Monday, March 5, 2012

Review: BOUND by Vanda Symon

Review: BOUND by Vanda Symon (Penguin, 2011)

A leading light amongst the recent surge in quality Kiwi crime writing, Dunedin-based Vanda Symon was deservedly a finalist for the inaugural Ngaio Marsh Award for Best Crime Novel in 2010, for her third Sam Shephard novel, CONTAINMENT. Over the course of the series Shephard has worked her way up from sole charge rural policewoman in a small farming community, to junior detective on the rise (well, maybe) in the 'big smoke' of Dunedin, an historic city in the south of New Zealand.

BOUND, the fourth in what has become an excellent series, sees Shephard return in a thrilling tale kick-started by a brutal home invasion. A shady businessman is shotgunned and his wife is left hospitalised after being tied to a chair, gagged, and left to watch his blood pool on the floor. When evidence starts pointing to a couple of high-profile lowlifes who are prime suspects in an earlier unsolved cop killing, many of Shephard’s Dunedin CID colleagues are ecstatic. But our sassy heroine is uneasy, and decides to investigate further - irritating and frustrating her colleagues - while at the same time juggling plenty of professional and personal conundrums; a dying father, ongoing family issues, and the stresses of a workplace relationship.

Symon also has a nice touch for the southern scenery of Dunedin and its surrounds, a real feel for the city and the people, personalities, and places there, from the youthful exuberance of the transient student population, to the historic buildings, to the natural environment, and much more.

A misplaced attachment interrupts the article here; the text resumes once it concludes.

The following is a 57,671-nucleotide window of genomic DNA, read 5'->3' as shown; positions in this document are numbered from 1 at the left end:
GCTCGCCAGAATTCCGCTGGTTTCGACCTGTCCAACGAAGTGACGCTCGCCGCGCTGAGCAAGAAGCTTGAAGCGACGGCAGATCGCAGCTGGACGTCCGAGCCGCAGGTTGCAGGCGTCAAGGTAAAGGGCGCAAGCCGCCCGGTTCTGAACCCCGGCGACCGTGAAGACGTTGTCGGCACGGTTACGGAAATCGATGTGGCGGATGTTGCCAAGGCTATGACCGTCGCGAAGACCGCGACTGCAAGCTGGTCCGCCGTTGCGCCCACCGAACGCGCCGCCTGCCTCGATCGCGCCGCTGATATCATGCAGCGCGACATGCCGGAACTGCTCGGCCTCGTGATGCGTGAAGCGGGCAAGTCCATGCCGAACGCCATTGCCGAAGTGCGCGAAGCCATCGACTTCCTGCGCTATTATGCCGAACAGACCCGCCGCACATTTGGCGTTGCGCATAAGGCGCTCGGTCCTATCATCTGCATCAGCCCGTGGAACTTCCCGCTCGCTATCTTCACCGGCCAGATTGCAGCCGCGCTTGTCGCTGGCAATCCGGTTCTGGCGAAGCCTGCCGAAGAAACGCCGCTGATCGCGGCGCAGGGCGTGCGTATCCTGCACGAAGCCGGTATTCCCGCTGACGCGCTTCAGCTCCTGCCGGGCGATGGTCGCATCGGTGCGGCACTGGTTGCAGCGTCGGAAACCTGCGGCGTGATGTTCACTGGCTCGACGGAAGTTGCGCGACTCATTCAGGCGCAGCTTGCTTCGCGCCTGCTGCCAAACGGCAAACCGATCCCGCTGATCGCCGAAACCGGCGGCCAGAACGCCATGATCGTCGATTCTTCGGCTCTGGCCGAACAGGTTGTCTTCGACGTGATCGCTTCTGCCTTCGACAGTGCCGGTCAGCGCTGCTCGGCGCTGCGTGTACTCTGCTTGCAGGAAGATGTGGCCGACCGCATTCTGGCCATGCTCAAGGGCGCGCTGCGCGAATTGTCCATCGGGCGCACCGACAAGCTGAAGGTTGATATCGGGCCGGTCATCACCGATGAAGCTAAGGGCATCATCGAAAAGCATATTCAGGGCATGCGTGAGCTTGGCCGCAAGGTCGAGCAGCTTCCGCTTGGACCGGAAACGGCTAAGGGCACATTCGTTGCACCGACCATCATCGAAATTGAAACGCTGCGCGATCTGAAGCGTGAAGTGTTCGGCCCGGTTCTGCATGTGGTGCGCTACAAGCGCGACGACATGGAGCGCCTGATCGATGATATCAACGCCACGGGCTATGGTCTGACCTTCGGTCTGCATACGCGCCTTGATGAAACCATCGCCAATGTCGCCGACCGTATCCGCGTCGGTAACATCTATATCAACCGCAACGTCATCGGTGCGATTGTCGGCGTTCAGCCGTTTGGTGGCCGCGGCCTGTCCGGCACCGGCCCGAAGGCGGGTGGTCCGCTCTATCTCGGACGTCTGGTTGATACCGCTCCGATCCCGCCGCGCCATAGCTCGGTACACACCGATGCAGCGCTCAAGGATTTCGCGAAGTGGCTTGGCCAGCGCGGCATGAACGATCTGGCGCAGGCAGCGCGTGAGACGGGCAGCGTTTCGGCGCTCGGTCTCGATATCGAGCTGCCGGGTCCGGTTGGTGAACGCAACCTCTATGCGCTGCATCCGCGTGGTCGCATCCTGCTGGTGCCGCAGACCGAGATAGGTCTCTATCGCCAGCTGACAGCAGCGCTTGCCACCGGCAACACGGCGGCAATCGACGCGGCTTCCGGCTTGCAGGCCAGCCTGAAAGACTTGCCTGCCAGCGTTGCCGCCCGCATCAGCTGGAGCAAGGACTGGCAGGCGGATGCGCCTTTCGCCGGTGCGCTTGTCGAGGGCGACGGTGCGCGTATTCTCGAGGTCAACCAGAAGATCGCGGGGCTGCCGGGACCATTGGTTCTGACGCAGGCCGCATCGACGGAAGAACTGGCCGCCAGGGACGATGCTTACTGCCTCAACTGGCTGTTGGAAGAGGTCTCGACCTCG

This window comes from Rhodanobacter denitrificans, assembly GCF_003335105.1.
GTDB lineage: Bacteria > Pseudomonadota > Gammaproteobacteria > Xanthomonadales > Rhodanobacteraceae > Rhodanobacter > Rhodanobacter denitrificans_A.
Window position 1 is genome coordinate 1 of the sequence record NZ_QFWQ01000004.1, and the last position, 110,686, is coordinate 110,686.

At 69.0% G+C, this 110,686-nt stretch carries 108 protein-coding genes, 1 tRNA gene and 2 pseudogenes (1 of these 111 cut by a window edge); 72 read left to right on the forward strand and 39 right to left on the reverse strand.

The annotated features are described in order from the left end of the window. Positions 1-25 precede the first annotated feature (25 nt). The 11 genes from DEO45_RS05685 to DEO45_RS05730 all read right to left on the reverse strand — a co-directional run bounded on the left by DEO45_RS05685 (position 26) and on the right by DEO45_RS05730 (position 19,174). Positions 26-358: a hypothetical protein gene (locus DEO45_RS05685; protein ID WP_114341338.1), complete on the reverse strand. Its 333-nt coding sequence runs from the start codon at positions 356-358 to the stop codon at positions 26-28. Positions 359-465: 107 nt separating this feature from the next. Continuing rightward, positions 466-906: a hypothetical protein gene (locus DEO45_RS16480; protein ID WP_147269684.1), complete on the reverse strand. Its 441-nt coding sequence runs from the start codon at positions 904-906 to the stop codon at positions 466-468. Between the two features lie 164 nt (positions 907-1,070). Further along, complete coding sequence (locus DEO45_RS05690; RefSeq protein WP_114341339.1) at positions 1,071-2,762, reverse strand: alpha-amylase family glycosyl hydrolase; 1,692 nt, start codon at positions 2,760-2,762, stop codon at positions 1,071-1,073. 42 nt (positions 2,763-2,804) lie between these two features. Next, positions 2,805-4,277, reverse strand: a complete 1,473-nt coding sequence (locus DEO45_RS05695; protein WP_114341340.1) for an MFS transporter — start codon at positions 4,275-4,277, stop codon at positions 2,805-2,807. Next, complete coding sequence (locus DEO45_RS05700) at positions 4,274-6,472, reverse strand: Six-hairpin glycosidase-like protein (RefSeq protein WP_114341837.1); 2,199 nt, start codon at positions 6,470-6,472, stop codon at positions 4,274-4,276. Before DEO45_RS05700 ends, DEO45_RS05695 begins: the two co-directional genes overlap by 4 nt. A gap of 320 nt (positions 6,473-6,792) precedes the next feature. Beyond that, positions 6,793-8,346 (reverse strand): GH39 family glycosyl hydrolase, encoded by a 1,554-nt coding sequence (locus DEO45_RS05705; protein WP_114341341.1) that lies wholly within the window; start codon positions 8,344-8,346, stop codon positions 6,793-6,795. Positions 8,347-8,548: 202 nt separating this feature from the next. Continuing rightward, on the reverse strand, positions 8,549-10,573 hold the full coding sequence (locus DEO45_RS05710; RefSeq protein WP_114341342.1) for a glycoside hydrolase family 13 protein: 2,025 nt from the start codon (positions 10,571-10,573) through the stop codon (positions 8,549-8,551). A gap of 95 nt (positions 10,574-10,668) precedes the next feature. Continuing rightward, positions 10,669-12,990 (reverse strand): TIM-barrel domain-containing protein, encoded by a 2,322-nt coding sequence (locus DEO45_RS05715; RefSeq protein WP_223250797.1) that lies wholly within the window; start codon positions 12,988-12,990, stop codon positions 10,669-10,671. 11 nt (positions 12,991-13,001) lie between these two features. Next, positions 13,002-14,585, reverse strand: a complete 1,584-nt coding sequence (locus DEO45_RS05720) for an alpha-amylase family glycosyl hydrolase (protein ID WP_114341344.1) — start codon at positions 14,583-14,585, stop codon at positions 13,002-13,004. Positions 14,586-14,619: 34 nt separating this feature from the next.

With BOUND, Symon takes an already-great series to another level, bringing everything together superbly with real verve and personality. Shephard has become one of the better heroines in contemporary crime fiction, anywhere. A protagonist that is energetic and intriguing, with plenty of layers and personality. She's very much her own woman, and a real 'Kiwi lass' at that. Symon has a really good touch for the spiralling interpersonal relationships of her characters, the everyday, very human fears and foibles that all of us can face as we make our way through the world, regardless of whether we fight crime or not. As Shephard's home and professional life both change, she has to adjust, and Symon builds plenty of interest there, as well as in the very intriguing plot. Plenty of surprises, snappy repartee, touches of humour, vivid visuals and setting, and a real sense of energy. Excellent storytelling.

A condensed version of this review was published in the May 2011 print edition of WildTomato magazine. The review has been expanded for online publication on Crime Watch.
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